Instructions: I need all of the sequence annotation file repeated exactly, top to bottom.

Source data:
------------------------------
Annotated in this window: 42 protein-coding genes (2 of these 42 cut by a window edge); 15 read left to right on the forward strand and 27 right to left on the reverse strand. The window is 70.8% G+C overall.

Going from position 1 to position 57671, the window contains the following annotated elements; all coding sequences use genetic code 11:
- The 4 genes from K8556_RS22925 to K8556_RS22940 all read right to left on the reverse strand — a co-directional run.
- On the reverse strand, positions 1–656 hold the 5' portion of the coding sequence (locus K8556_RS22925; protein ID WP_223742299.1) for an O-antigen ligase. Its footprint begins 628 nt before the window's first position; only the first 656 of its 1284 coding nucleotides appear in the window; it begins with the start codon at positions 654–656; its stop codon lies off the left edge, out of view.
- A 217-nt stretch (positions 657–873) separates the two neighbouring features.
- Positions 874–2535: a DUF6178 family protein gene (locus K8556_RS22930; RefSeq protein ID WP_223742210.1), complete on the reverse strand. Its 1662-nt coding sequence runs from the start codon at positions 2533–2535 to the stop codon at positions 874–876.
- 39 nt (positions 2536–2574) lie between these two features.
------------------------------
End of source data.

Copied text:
Annotated in this window: 42 protein-coding genes (2 of these 42 cut by a window edge); 15 read left to right on the forward strand and 27 right to left on the reverse strand. The window is 70.8% G+C overall.

Going from position 1 to position 57671, the window contains the following annotated elements; all coding sequences use genetic code 11:
- The 4 genes from K8556_RS22925 to K8556_RS22940 all read right to left on the reverse strand — a co-directional run.
- On the reverse strand, positions 1–656 hold the 5' portion of the coding sequence (locus K8556_RS22925; protein ID WP_223742299.1) for an O-antigen ligase. Its footprint begins 628 nt before the window's first position; only the first 656 of its 1284 coding nucleotides appear in the window; it begins with the start codon at positions 654–656; its stop codon lies off the left edge, out of view.
- A 217-nt stretch (positions 657–873) separates the two neighbouring features.
- Positions 874–2535: a DUF6178 family protein gene (locus K8556_RS22930; RefSeq protein ID WP_223742210.1), complete on the reverse strand. Its 1662-nt coding sequence runs from the start codon at positions 2533–2535 to the stop codon at positions 874–876.
- 39 nt (positions 2536–2574) lie between these two features.